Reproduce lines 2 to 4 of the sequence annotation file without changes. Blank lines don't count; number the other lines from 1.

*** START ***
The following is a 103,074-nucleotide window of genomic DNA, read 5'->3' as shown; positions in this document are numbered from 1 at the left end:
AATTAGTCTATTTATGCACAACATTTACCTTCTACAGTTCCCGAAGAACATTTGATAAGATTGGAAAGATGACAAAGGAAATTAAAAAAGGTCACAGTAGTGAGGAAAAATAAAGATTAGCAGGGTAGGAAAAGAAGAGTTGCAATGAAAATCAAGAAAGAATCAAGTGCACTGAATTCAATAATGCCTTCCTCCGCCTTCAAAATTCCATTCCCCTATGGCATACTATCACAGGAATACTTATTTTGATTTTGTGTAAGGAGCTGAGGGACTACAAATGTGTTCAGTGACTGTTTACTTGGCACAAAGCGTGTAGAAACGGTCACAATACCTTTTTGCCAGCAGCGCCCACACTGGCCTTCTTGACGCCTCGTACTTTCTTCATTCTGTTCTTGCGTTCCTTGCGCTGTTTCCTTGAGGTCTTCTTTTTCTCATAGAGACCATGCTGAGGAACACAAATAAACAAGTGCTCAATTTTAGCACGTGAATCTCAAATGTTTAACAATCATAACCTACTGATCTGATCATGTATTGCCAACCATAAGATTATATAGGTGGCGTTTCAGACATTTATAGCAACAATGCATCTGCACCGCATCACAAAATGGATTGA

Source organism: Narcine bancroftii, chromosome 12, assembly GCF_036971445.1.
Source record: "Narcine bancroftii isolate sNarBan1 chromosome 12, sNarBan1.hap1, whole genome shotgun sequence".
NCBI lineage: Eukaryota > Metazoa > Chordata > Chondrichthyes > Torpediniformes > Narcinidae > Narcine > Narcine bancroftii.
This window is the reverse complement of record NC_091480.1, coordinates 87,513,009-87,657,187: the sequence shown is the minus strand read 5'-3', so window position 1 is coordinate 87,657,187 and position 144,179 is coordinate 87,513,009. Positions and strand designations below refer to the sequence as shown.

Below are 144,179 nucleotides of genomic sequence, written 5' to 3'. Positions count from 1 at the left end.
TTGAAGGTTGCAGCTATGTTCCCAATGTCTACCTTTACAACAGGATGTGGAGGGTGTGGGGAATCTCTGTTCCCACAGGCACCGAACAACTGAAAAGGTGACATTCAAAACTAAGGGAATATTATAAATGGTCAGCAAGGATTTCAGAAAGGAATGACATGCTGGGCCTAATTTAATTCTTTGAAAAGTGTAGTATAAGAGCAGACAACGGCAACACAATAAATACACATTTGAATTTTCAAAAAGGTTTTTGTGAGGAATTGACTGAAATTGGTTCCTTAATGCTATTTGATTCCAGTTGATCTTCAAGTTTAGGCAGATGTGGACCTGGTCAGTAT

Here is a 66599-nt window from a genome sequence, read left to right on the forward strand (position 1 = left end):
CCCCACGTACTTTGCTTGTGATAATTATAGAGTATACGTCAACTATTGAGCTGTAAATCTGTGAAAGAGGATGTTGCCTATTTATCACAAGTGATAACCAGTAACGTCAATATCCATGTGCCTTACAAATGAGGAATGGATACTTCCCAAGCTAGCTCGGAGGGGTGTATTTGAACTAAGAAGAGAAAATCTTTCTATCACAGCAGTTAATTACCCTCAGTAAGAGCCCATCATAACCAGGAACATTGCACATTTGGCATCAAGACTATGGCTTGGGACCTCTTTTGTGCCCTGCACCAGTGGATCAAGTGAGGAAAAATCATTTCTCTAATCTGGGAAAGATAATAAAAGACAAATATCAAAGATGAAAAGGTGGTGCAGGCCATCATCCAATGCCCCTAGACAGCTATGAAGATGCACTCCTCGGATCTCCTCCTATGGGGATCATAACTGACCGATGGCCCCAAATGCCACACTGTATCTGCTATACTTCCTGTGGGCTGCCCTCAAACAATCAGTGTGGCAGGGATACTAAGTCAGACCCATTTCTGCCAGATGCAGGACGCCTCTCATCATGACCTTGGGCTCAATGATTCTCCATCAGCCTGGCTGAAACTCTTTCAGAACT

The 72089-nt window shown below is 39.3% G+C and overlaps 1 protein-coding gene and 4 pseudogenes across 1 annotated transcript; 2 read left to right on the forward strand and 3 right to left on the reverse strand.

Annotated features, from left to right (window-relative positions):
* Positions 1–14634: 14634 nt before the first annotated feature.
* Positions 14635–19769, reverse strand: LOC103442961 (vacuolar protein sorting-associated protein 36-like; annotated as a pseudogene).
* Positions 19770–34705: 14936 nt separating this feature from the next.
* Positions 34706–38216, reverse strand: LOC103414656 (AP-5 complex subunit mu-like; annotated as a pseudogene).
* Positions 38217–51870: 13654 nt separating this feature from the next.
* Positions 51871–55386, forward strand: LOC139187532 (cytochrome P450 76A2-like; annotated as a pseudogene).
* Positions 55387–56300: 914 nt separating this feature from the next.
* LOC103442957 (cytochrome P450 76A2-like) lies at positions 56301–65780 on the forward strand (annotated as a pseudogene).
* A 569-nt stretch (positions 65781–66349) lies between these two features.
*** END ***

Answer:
AATTAGTCTATTTATGCACAACATTTACCTTCTACAGTTCCCGAAGAACATTTGATAAGATTGGAAAGATGACAAAGGAAATTAAAAAAGGTCACAGTAGTGAGGAAAAATAAAGATTAGCAGGGTAGGAAAAGAAGAGTTGCAATGAAAATCAAGAAAGAATCAAGTGCACTGAATTCAATAATGCCTTCCTCCGCCTTCAAAATTCCATTCCCCTATGGCATACTATCACAGGAATACTTATTTTGATTTTGTGTAAGGAGCTGAGGGACTACAAATGTGTTCAGTGACTGTTTACTTGGCACAAAGCGTGTAGAAACGGTCACAATACCTTTTTGCCAGCAGCGCCCACACTGGCCTTCTTGACGCCTCGTACTTTCTTCATTCTGTTCTTGCGTTCCTTGCGCTGTTTCCTTGAGGTCTTCTTTTTCTCATAGAGACCATGCTGAGGAACACAAATAAACAAGTGCTCAATTTTAGCACGTGAATCTCAAATGTTTAACAATCATAACCTACTGATCTGATCATGTATTGCCAACCATAAGATTATATAGGTGGCGTTTCAGACATTTATAGCAACAATGCATCTGCACCGCATCACAAAATGGATTGA

Source organism: Narcine bancroftii, chromosome 12, assembly GCF_036971445.1.
Source record: "Narcine bancroftii isolate sNarBan1 chromosome 12, sNarBan1.hap1, whole genome shotgun sequence".